[cabfpub] [EXTERNAL] Forbid DTPs from doing Domain/IP Ownership Validation ballot draft
Kirk.Hall at entrustdatacard.com
Wed Apr 26 17:12:16 MST 2017
Ryan, you kind of skipped over a core rationale for this draft ballot – that it’s somehow too hard to audit DTPs (at least as to their domain validation activities). Why is it too hard?
Here is what the Purpose section of the ballot says:
Purpose of Ballot: At the moment, CAs are permitted to delegate the process of domain and IP address validation. However, permitting such delegations is problematic due to the way audits work - the auditing of such work may or may not be required and, if it is, those audit documents may not make it back to root programs for consideration. Although the audit situation also needs fixing, domain validation is an important enough component of a CA's core competencies that it seems wiser to remove it from the larger problem and forbid its delegation. The purpose of this ballot is to ensure that CAs or their Affiliates are always the ones performing domain/IP address ownership validation for certificates that CA is responsible for.
Can you and/or Gerv explain why auditing of DTPs can’t be fixed?
From: Ryan Sleevi [mailto:sleevi at google.com]
Sent: Wednesday, April 26, 2017 3:39 PM
To: CA/Browser Forum Public Discussion List <public at cabforum.org>
Cc: Kirk Hall <Kirk.Hall at entrustdatacard.com>
Subject: Re: [cabfpub] [EXTERNAL] Forbid DTPs from doing Domain/IP Ownership Validation ballot draft
On Wed, Apr 26, 2017 at 6:05 PM, Kirk Hall via Public <public at cabforum.org<mailto:public at cabforum.org>> wrote:
Gerv, I’m late to the discussion on this. By can you start at the beginning, and explain why you believe DTPs should not be permitted to perform domain validation under any circumstances?
I support this approach, and believe domain validation is of critical security relevance that it is vital that the organization whose audits are being provided and examined do this correctly, and that the greatest risk to the ecosystem has been caused by delegating this authority out.
This is clearly obvious not just in the Symantec case, but in the past decade of issues with RAs (which are what we informally tend to call DTPs).
I’m not speaking from an Entrust use case, but I can imagine there could be cases where the CA has no one on staff who can read or interpret certain languages and alphabets (Russian Cyrillic, Greek, Arabic, Chinese, Japanese). They want to do a WhoIs lookup, but can’t read or interpret what they see. This could be a perfect situation for using a DTP for domain verification.
Or it would be indicative that using whois information in this manner wouldn't be adequate, and other, more suitable levels of validation can be used.
I appreciate and support the desire to provide a robust, global service. This can be met by hiring employees - and thus bearing the responsibility for their activities - or using automated methods of validation that provide greater assurance than relying on humans, which, as we know, have human error.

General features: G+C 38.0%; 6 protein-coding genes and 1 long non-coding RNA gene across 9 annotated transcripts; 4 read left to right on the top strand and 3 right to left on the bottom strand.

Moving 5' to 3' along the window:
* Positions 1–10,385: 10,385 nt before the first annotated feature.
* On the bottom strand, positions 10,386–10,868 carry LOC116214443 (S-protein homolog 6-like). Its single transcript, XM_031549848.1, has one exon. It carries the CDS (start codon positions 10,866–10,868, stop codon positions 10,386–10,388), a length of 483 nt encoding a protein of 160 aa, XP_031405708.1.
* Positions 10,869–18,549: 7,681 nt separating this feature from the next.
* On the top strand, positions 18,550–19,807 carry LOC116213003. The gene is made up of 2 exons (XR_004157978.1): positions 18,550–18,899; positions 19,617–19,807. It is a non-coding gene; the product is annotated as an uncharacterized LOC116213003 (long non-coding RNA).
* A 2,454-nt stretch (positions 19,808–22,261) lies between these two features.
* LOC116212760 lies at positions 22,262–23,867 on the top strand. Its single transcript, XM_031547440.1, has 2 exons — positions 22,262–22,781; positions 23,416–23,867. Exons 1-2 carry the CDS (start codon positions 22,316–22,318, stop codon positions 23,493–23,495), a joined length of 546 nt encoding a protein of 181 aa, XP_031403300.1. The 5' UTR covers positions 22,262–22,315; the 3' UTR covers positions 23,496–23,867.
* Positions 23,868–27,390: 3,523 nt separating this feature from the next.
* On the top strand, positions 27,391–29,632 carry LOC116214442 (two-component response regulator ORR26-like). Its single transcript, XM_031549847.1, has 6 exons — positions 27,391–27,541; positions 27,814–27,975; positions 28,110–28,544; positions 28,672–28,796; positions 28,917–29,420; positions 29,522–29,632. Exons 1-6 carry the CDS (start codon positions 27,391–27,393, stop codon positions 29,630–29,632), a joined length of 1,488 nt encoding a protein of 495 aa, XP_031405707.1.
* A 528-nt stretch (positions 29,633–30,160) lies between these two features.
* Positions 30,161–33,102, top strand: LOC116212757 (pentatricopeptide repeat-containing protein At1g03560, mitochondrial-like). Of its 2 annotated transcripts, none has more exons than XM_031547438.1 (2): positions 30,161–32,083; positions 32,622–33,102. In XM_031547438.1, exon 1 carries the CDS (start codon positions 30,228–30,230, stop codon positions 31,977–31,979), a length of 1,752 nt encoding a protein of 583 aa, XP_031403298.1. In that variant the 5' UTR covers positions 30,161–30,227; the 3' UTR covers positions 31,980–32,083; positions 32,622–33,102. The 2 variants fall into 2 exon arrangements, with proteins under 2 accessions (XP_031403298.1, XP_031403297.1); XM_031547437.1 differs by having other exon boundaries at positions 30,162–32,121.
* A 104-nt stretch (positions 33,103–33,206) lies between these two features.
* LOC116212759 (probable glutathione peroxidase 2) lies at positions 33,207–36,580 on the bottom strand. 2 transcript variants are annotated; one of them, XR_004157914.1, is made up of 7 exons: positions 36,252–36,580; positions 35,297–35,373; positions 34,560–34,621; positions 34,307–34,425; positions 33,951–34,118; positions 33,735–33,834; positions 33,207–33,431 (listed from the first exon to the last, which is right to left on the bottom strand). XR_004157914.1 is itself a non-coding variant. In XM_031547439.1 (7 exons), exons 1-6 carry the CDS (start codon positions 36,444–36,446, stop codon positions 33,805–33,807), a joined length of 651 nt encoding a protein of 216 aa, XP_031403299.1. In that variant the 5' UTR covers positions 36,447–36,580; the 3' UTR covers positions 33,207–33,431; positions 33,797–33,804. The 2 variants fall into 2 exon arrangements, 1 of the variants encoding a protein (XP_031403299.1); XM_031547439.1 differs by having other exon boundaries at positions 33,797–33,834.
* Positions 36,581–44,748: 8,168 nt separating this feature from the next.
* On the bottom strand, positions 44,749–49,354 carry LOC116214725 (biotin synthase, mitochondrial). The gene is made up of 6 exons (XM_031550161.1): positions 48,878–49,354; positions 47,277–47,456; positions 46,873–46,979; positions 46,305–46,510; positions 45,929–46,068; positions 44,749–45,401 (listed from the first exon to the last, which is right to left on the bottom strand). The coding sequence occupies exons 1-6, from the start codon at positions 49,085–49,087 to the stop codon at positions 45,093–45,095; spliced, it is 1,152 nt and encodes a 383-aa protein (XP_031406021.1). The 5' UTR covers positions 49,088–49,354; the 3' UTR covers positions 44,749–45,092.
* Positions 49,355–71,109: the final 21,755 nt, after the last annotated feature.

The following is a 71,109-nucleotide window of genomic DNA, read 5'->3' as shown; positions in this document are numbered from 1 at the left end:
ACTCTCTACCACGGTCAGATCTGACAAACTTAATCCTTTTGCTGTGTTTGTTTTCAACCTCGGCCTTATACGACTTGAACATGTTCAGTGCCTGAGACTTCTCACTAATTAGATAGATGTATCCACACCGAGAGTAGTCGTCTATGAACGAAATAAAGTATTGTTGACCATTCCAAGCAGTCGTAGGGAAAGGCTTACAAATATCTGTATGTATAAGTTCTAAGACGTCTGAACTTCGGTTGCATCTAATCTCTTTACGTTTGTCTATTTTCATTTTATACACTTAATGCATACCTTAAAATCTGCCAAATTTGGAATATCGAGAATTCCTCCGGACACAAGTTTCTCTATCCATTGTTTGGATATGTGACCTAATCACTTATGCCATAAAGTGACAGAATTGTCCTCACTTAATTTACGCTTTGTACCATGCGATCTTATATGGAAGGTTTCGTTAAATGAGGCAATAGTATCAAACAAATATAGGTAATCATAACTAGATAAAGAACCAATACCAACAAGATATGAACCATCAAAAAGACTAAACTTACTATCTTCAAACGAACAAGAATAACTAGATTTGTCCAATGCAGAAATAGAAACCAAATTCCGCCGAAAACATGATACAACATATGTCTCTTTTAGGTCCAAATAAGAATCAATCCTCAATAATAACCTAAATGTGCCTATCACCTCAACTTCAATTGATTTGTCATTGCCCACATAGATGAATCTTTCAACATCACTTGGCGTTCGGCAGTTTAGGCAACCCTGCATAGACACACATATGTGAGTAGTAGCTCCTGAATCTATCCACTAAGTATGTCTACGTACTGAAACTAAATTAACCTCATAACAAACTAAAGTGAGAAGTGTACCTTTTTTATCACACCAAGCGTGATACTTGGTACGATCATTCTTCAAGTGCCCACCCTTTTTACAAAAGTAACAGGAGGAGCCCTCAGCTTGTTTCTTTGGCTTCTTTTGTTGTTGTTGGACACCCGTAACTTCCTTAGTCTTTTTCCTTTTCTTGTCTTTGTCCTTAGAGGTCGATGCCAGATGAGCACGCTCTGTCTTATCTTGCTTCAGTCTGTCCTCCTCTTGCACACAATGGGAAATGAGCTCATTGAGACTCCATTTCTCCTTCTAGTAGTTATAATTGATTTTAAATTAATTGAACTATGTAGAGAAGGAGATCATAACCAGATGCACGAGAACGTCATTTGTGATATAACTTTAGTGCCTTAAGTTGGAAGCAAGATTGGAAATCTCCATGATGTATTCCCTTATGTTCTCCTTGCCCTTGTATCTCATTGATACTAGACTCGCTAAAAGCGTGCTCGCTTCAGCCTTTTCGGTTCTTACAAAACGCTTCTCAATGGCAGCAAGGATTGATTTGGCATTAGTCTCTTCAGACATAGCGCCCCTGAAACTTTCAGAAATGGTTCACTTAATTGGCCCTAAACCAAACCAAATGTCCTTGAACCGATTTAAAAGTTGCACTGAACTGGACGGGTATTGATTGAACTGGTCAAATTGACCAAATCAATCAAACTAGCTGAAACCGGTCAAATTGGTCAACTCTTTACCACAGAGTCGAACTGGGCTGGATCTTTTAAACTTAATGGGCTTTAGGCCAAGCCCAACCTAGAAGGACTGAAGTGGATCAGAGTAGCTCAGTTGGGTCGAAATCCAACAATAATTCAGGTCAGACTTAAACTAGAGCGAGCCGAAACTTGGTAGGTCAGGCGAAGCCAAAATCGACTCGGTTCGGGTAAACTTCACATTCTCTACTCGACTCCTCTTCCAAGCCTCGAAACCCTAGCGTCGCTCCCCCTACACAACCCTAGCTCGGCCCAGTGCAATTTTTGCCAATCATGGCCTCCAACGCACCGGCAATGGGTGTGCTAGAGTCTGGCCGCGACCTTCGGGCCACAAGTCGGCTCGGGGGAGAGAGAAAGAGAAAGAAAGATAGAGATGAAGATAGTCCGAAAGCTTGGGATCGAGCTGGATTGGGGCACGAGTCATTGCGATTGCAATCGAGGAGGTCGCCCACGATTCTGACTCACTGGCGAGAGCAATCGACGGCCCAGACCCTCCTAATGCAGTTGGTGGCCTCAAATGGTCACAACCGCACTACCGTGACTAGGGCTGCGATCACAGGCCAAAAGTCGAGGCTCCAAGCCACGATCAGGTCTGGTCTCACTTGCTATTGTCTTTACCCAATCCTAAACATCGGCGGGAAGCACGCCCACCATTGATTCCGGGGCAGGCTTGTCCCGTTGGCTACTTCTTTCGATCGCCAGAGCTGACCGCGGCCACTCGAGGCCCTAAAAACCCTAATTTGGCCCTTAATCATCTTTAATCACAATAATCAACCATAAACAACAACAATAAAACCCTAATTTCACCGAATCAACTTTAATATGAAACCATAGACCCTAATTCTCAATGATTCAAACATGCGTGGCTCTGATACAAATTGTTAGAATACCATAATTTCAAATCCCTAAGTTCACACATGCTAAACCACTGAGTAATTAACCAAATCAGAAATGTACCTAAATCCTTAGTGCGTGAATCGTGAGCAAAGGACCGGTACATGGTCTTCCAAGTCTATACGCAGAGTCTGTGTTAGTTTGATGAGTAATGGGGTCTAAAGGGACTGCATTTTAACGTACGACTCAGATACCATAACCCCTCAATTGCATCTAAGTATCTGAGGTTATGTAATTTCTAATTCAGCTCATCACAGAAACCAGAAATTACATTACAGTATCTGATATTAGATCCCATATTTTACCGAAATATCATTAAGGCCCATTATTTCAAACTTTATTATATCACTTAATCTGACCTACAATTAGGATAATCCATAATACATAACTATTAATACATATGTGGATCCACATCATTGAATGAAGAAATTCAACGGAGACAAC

Clearly the work of all DTPs should be audited, and the DTP part of the audit should roll up somehow into the issuing CA’s audit. I know that can be complex (and under current rules, may be hard for browsers to monitor and feel confident they understand the ENTIRE network of DTPs, etc. used by the CA under each root). But it can be done.
On what basis do you believe that it can be done? From ample discussion and review of the literature, I assert it cannot be done to Google's satisfaction.
I’m not personally familiar with the current complexity of making sure all DTPs are covered by a CA’s audit. But wouldn’t it make sense to spend time working on the audit completeness problem (which is important in any case) and not forbid use of DTPs for domain verification?
I appreciate that you're not familiar with the current complexity, and thus may not understand the past year of efforts, even prior to the Symantec incident, to better understand the scope of audits and complexity. I'm sure you're at least somewhat familiar, due to the discussions by our WebTrust TF members, of the even longer effort by the WebTrust TF.
I hope that the above message suitably demonstrates alternatives to the scenarios that you (although not Entrust, nor so far any other member) are concerned about, but I'm not sure if you appreciate the seriousness or gravity of the concerns here. While I realize that may sound like "rushing to snap decision", this is actually something that we've been looking at closely for some time - again, even prior to the recent Symantec incident - and certainly, for Google, feel this is the only appropriate way to reach the level of security.
Given that you're not aware of Entrust being concerned about this, and no other member has spoken up about this concern that you raise, do you feel there are other concerns, perhaps ones that Entrust would have the expertise and knowledge as to the reasoning and challenges, that might be impacted by this? This would otherwise seem a simple and comprehensive fix for an immediate issue, while still allowing time to continue to determine whether there is a path to DTPs providing the necessary level of assurance for the many, many concerns about validation. Or it may simply highlight why, if DTPs are necessary to include organizational information, that it might be that including organizational information is not possible with a meaningful, publicly-audited level of assurance, and thus should not be used by browsers.
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